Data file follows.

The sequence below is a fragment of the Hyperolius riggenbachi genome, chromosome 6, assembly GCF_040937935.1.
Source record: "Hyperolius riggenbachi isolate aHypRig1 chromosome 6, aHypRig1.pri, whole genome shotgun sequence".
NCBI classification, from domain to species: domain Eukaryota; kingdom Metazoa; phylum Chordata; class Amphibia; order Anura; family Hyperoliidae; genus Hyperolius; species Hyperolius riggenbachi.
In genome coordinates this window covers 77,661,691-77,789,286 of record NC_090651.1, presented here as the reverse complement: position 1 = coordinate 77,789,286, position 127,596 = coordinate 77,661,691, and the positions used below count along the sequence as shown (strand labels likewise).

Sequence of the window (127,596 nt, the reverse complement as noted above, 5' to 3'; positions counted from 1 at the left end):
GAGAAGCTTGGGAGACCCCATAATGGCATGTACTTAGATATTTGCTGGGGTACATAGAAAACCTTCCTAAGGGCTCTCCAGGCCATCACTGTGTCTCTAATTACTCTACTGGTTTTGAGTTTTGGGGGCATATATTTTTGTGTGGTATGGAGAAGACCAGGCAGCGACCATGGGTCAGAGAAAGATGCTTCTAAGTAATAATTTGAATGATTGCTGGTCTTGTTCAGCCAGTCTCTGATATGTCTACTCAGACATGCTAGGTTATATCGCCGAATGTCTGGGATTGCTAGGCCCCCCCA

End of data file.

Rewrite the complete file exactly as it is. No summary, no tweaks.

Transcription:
The sequence below is a fragment of the Hyperolius riggenbachi genome, chromosome 6, assembly GCF_040937935.1.
Source record: "Hyperolius riggenbachi isolate aHypRig1 chromosome 6, aHypRig1.pri, whole genome shotgun sequence".
NCBI classification, from domain to species: domain Eukaryota; kingdom Metazoa; phylum Chordata; class Amphibia; order Anura; family Hyperoliidae; genus Hyperolius; species Hyperolius riggenbachi.
In genome coordinates this window covers 77,661,691-77,789,286 of record NC_090651.1, presented here as the reverse complement: position 1 = coordinate 77,789,286, position 127,596 = coordinate 77,661,691, and the positions used below count along the sequence as shown (strand labels likewise).

Sequence of the window (127,596 nt, the reverse complement as noted above, 5' to 3'; positions counted from 1 at the left end):
GAGAAGCTTGGGAGACCCCATAATGGCATGTACTTAGATATTTGCTGGGGTACATAGAAAACCTTCCTAAGGGCTCTCCAGGCCATCACTGTGTCTCTAATTACTCTACTGGTTTTGAGTTTTGGGGGCATATATTTTTGTGTGGTATGGAGAAGACCAGGCAGCGACCATGGGTCAGAGAAAGATGCTTCTAAGTAATAATTTGAATGATTGCTGGTCTTGTTCAGCCAGTCTCTGATATGTCTACTCAGACATGCTAGGTTATATCGCCGAATGTCTGGGATTGCTAGGCCCCCCCA